Terry Nation’s invention of the Daleks is one key moment of genius that has shaped Doctor Who and help it survive for over half a century. This seven part story introduces the first Doctor to the Daleks for the first time and for the most part it is simply superb.

For a serial that was produced in 1963, it’s a piece of television that’s way ahead of its time. Skaro looked brilliant in an era with no green screens or CGI. The sort of x-Ray lighting when the Daleks fired their guns was also an excellent effect. So to was the water that consumed one of the Thals in a whirlpool. The story doesn’t just impress visually for its time though, the writing was also extremely good. Even so early in the show’s history, Terry Nation managed to fit in a few moral dilemmas for the characters. How often in sixties television do you see writing that actually poses deep questions? Well not very often, but Doctor Who was revolutionary to television in more ways than one. The most prominent dilemma was for the Thals, who had to decide if it was better to die in peace or try to live through fighting. They were a peaceful race, despite their war with the Daleks, so it was a big decision for them to decide if they wanted to reignite their battle with Skaro’s other occupants and it was fascinating to see them come to a decision.

The Doctor, Susan, Barbara and Ian were all terrific in this story too, Ian in particular. This was only the second serial of the show so Ian and Barbara were still getting used to life in the TARDIS, and they weren’t exactly willing companions to begin with. When you consider this, Ian on countless occassions throughout the story put others before the himself, even the Doctor who he had quite a frosty relationship with at the time. He showed what a brave and selfless man he was and put his unhappiness at being basically kidnapped to one side. 

This was the story where I really started to warm to the first Doctor. In An Unearthly Child he was very moody and almost seemed like the bad guy. His evil chuckle as he told Barbara and Ian they wouldn’t be leaving the TARDIS did make him out to be unfriendly and not to be trusted. However some very Doctor-ish traits shone through in this story. Telling a lie to his companions so they would accompany him to the city was great. It showed that even though his body was old, he was still madly keen on adventure. Although he spent a lot of time in the early parts of the story lying down, he still had some good lines. His urge to care for his granddaughter Susan, and even for Barbara and Ian was evident. Despite a few wrong lines and being almost allergic to action, this is when William Hartnell truly first became the Doctor.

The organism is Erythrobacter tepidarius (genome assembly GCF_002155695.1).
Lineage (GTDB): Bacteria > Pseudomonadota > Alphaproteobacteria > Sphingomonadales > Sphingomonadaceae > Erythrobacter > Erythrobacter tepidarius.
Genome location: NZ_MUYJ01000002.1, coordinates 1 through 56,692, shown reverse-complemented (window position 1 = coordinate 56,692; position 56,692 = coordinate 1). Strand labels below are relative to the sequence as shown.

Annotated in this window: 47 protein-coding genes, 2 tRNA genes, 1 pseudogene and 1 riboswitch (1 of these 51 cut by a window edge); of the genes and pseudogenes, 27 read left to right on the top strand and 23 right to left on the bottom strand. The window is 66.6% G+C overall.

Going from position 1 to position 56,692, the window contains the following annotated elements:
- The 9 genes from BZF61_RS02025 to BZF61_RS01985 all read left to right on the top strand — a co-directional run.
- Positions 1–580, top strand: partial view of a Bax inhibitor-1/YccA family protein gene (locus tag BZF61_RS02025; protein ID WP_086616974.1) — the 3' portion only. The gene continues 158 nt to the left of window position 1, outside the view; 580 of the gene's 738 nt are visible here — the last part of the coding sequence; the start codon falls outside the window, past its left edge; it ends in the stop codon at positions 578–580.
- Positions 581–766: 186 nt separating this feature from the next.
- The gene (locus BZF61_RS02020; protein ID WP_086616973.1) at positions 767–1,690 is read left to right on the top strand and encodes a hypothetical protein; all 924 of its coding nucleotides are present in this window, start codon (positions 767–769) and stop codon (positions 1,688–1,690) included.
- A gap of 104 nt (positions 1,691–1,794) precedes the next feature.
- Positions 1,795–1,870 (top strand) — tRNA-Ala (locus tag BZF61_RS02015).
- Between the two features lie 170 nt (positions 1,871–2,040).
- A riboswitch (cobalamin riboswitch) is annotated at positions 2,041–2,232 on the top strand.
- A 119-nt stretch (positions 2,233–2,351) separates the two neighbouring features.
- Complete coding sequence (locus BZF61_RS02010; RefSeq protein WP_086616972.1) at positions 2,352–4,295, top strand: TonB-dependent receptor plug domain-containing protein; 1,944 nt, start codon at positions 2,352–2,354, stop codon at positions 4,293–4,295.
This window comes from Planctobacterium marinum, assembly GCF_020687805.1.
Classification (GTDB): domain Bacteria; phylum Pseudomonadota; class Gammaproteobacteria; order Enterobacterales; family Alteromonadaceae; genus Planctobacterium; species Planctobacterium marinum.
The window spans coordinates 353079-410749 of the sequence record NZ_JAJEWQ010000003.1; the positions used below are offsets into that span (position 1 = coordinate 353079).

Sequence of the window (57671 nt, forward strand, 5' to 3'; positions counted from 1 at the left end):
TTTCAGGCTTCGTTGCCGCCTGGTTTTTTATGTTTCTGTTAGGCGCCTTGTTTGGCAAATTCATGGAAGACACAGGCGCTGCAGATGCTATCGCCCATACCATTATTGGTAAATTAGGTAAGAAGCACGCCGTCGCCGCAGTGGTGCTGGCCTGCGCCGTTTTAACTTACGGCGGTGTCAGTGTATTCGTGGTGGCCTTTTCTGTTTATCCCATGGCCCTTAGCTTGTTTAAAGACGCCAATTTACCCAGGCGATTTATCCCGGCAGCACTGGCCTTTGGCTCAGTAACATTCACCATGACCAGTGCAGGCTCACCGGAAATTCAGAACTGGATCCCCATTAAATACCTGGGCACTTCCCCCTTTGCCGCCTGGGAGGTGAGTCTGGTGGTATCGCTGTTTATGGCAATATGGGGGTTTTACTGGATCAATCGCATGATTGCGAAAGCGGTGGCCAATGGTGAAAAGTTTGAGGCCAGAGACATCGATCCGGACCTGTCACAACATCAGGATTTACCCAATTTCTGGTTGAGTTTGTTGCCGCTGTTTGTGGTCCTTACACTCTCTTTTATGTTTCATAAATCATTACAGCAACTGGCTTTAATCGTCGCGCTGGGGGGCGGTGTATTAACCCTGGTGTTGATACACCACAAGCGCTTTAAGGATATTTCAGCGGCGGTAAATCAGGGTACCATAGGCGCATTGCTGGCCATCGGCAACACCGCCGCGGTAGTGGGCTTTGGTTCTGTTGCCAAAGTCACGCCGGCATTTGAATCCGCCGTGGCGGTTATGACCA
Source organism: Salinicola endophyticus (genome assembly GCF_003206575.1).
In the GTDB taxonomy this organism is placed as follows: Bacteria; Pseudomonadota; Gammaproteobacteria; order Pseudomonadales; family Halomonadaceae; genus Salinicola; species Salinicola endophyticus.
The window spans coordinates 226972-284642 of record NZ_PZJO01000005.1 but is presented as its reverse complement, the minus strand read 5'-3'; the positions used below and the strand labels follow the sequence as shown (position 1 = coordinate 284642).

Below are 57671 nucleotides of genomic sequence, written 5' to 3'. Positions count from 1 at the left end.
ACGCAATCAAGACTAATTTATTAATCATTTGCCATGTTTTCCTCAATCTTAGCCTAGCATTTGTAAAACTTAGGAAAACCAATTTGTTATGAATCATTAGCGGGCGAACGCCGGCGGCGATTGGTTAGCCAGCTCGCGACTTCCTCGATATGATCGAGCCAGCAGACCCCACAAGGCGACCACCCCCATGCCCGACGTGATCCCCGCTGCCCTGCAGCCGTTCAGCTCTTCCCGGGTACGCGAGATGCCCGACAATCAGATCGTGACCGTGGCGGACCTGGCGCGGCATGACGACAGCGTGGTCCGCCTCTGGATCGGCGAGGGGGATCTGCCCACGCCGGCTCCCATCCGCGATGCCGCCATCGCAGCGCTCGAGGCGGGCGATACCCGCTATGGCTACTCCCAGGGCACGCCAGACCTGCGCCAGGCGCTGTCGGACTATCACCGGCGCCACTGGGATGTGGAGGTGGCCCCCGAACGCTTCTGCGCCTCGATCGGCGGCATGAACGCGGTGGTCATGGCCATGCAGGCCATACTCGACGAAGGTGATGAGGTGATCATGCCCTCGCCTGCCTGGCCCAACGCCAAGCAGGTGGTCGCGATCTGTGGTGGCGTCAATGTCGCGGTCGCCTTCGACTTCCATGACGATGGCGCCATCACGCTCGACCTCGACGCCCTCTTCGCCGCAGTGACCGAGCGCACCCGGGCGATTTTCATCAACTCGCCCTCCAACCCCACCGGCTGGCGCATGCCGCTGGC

The first four episodes of the serial are when the story is at its best. Terry Nation wrote the Daleks perfectly, and when you compare this story to more modern Dalek episodes, you can see how far they’ve fallen. Here they were merciless and ruthless. I loved how they tricked the Thals into coming to the city and then lurking in the background as the Thals searched for food before being exterminated. Their manipulative side was so brilliantly evil and it made the first few parts of the story so intense.

Like a lot of classic stories that last more than four parts, it did lag a bit towards the end. Episodes five and six were quite slow, in fact the Doctor barely even feautred. Episode six in particular had a ten minute spell where the Thals and Ian jumped from the path to a ledge and that was all that happened. It did lead to an exciting cliffhanger where one of the Thals looked destined to fall into the pit and take Ian with him, but it took far too long to manufacture. Despite a couple of weaker episodes, the story was resolved in thrilling fashion. I loved seeing the Thals along with Ian physically overpower the Daleks and take command of their control room. It was a satisfactory end to a magnificent debut for the Daleks. The characters of Ian and the Doctor really began to be likeable in this story too and it’s definitely one of my favourite Hartnell serials.